Meet Viggo Forde
Washington and Idaho’s new Honorary Consul is “humbled and honored” to serve
Lori Ann Reinhall
The Norwegian American
2018 was a sad year for Norwegian Americans in the Pacific Northwest with the passing of Honorary Consul Kim Nesselquist. Nesselquist had served the community for almost two decades and was a friend to all. Everyone wondered how this void could ever be filled.
But two days before Syttende Mai this year, Ambassador Kåre Aas and Consul General Jo Sletbak announced that longtime Greater Seattle resident Viggo Forde had been named the new Honorary Consul for Norway to Washington and Idaho.
The announcement took place at reception for the Seattle 17th of May Committee held at Columbia Bank in Ballard, with a lot of handshakes and cheers. A larger announcement was then made at the official 17th of May luncheon at the Nordic Museum to another round of enthusiastic hipp, hipp, hurras.
Forde is no stranger to the Seattle Norwegian community, active there since he landed in 1985. He first got involved as president of Association of Norwegian Students Abroad at the University of Washington and through the years has been a member and leader of various community organizations. A native of the Hardanger region in Western Norway, Forde had first come to the United States to study in Missouri, where he met his wife, Aileen. She was eager to return to her family in the Pacific Northwest, and Viggo found an excuse to follow her there. He continued his studies at the University of Washington, where he earned bachelor’s and master’s degrees in industrial engineering.
Forde says coming to the Puget Sound region brought him closer to Norway, with its mountains, water, outdoor lifestyle, and most of all, its large, vibrant Norwegian community. He was thrilled to hear Norwegian spoken in some of the businesses in Ballard, and he instantly felt at home. Over the years, his wife became “Norwegian by marriage,” and the couple went on to have three children, all of whom have taken a strong interest in their Norwegian heritage.
The move to Seattle also opened up opportunities for Forde to have a successful career, first at the Boeing Corporation. In 1995 he took on a new challenge at Microsoft. “It was exciting times to be there in the early days of the software industry,” he reminisced. Forde spent more than two decades at Microsoft, with a couple of years at Amazon wedged in, and these days he finds himself running the IT department for Snohomish County as CIO and Director.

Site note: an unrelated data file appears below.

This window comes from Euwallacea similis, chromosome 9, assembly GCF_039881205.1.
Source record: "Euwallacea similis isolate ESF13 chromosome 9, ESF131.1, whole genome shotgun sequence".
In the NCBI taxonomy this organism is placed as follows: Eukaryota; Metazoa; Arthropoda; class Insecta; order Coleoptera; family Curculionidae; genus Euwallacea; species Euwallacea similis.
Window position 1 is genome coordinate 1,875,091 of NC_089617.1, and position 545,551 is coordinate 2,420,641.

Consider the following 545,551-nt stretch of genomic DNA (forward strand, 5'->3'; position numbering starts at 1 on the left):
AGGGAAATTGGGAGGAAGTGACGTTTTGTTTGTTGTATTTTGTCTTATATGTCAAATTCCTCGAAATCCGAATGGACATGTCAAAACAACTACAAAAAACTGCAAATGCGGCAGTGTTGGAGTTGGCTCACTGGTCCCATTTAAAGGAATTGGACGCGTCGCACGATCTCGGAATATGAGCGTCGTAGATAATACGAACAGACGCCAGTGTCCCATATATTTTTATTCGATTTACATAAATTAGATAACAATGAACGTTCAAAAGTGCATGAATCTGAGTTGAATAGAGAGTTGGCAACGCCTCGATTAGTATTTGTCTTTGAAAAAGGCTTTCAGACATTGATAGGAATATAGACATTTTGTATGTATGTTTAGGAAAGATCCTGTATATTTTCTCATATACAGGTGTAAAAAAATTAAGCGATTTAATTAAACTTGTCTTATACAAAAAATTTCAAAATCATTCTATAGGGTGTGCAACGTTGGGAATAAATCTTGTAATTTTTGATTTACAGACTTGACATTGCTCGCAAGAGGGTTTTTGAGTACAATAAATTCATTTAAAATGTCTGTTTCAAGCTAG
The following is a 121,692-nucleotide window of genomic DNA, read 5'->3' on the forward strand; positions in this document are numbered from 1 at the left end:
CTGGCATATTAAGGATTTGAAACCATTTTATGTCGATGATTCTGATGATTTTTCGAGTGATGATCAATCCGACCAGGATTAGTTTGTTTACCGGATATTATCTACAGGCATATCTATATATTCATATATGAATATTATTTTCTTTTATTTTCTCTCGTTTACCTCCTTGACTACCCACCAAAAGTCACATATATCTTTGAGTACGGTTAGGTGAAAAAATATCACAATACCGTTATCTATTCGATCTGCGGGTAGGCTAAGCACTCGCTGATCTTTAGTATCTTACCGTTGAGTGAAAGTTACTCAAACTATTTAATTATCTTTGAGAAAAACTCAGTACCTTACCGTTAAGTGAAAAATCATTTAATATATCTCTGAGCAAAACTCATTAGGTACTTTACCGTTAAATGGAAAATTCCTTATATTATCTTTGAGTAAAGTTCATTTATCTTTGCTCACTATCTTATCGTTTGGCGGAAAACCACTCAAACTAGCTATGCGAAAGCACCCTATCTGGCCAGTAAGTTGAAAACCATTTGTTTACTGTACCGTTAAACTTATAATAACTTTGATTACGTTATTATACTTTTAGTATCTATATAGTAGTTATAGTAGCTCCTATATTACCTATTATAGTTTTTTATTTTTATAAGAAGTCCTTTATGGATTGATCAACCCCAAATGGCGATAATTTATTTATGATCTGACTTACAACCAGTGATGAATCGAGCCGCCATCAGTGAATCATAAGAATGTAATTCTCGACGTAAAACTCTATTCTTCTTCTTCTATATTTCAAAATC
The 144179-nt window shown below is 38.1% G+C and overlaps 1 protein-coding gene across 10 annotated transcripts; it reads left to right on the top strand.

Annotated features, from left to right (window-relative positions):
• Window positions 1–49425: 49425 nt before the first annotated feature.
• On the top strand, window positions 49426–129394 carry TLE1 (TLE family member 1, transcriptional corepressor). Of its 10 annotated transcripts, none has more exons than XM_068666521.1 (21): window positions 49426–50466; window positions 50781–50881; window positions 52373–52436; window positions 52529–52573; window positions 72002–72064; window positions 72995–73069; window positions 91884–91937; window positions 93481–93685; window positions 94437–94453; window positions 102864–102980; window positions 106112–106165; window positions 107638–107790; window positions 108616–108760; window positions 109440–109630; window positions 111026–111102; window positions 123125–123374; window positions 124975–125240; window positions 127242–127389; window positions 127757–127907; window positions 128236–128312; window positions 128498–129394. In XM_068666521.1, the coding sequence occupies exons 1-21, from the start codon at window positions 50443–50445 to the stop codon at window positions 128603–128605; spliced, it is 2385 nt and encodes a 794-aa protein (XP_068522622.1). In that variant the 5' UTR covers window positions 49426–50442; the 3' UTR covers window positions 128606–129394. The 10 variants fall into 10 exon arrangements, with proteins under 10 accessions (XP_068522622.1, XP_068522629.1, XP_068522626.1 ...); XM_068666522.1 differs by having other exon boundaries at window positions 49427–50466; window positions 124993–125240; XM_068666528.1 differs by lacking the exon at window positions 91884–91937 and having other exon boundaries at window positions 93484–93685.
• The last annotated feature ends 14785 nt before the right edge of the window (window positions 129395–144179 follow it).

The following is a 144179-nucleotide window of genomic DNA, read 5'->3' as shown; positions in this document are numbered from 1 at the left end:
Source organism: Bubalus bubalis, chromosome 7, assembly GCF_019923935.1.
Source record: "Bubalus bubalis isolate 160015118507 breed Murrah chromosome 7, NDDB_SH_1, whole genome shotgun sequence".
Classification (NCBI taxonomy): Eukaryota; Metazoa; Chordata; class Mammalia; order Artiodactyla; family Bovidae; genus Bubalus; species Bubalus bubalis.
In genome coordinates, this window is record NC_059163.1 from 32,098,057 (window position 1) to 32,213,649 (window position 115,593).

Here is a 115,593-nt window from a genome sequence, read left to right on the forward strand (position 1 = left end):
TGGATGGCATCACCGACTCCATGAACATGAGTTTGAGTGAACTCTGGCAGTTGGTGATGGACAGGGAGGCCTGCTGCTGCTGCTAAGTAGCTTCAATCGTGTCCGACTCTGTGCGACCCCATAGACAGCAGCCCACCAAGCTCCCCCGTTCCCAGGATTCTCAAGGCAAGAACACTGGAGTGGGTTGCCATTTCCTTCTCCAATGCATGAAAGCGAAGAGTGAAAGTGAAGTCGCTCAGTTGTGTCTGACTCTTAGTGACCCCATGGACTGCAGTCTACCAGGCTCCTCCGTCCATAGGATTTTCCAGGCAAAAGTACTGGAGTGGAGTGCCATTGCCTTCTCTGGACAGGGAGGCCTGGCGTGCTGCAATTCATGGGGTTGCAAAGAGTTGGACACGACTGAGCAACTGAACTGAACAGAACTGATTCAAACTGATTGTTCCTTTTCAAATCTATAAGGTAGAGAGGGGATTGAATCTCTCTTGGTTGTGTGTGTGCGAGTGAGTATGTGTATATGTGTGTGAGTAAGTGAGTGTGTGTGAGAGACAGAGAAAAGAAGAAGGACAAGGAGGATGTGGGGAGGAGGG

Recently, I met up with Viggo Forde in Everett, Wash., to talk about what his position as Honorary Consul will mean for him. He shared that Nesselquist had reached out to him during his illness to discuss the possibility, explaining that beyond basic duties, it would be up to Forde to shape his new role. From the outset, he knew that as a proud Norwegian he wouldn’t say no, should he be officially offered the position.
Honorary Consul Forde is already hard at work. The Royal Norwegian Consulate in Seattle does not yet have a webpage, but the Facebook page (www.facebook.com/norwegianconsulateseattle) has been updated with new contact information. Forde is looking for office space in Everett, where he can set up office hours and schedule meetings on demand there or elsewhere. He has already responded to a large number of requests from Norwegian-born Americans looking to reinstate their Norwegian passports now that Norway allows dual citizenship. Beyond that, Forde also looks forward to learning more about the Norwegian-American community in Idaho.
With his IT skills, Forde is setting up an online FAQ page to make it easier for people to access the information they need. While there will always be questions about passports, visas, birth certificates, work permits, and such, beyond that, he is very interested in promoting Norwegian business and technology. For many years, he has been active in the local chapter of the Norwegian American Chamber of Commerce, where he continues to serve on the board.
Forde also shared that a vision for a Seattle-based Norwegian Innovation House are being discussed, and he sees great potential. He was pleased to be present when a Memorandum of Understanding was signed between the State of Washington and Innovation Norway to promote clean energy and maritime technologies. He sees important opportunities for the exchange of technology knowledge in both directions.
Honorary consuls do not receive any compensation for their work, but Forde says he feels both “humbled and honored” to serve: he sees it as a way to give back to a community that has given him so much. He understands the benefits and enrichment of cross-cultural experience and looks forward to “being a guide and a resource for people” as they look to realize their Norwegian-American dreams.
Learn more about Viggo Forde at his LinkedIn profile: www.linkedin.com/in/viggoforde.
This article originally appeared in the June 14, 2019, issue of The Norwegian American. To subscribe, visit SUBSCRIBE or call us at (206) 784-4617.